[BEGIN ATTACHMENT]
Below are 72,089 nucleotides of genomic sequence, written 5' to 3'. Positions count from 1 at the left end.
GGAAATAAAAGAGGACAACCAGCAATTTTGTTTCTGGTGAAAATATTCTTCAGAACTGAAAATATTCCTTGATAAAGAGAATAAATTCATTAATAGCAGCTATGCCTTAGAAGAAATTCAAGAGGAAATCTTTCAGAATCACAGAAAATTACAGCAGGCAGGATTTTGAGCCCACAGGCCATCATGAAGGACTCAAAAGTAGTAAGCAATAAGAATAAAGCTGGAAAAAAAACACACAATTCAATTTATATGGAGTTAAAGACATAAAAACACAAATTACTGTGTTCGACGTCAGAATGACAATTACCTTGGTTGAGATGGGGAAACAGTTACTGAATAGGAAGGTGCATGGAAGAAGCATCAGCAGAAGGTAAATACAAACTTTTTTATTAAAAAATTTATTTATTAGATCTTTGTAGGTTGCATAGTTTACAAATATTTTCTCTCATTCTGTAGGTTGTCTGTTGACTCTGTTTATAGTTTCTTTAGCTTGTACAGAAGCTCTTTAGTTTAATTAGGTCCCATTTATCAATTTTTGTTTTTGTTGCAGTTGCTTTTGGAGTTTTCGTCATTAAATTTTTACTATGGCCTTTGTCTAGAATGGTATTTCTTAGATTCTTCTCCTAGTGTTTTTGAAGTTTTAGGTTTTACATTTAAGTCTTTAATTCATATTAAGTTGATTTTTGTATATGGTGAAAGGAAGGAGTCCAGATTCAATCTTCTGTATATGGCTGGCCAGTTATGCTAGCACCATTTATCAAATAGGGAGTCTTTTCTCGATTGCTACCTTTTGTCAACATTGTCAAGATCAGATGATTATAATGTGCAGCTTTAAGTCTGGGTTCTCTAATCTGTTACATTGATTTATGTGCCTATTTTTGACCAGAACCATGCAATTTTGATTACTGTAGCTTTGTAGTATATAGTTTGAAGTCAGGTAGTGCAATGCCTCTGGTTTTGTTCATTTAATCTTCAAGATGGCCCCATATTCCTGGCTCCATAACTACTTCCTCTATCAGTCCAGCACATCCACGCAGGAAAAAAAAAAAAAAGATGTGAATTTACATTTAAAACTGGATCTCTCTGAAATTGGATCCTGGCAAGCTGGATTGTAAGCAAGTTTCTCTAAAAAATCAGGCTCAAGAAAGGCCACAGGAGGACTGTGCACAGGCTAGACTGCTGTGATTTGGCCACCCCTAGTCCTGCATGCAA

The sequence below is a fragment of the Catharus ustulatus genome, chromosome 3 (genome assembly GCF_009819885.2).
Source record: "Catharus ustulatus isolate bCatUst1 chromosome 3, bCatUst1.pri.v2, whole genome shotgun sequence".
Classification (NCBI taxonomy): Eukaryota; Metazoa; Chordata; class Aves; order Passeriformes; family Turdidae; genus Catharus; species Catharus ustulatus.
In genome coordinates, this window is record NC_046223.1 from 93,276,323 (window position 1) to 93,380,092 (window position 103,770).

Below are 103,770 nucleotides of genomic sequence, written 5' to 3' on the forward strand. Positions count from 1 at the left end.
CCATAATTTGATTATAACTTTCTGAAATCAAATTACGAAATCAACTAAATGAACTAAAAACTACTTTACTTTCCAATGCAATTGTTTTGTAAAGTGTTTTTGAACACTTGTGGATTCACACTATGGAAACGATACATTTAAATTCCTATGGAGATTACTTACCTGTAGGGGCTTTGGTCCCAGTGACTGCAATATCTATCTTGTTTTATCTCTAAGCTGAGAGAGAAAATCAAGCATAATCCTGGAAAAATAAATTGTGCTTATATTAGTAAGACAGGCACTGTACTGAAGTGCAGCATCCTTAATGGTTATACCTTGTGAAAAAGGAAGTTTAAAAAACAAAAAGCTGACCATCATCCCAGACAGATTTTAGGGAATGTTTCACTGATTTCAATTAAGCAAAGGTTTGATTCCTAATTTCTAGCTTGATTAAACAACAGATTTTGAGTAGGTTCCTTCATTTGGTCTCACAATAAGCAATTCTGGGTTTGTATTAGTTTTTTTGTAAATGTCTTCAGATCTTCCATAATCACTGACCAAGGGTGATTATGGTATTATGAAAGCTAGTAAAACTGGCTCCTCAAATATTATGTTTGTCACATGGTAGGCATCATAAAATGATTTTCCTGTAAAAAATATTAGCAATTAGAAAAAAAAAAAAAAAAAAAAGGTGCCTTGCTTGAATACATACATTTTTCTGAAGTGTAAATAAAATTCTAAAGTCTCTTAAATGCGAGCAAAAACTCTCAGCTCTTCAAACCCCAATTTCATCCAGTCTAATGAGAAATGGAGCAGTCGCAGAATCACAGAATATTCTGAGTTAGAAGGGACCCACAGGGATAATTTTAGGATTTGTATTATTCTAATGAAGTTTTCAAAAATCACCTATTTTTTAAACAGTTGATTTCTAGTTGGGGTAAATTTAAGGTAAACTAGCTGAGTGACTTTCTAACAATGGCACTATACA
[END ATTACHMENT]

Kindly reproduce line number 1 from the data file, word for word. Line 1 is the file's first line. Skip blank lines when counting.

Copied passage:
Below are 72,089 nucleotides of genomic sequence, written 5' to 3'. Positions count from 1 at the left end.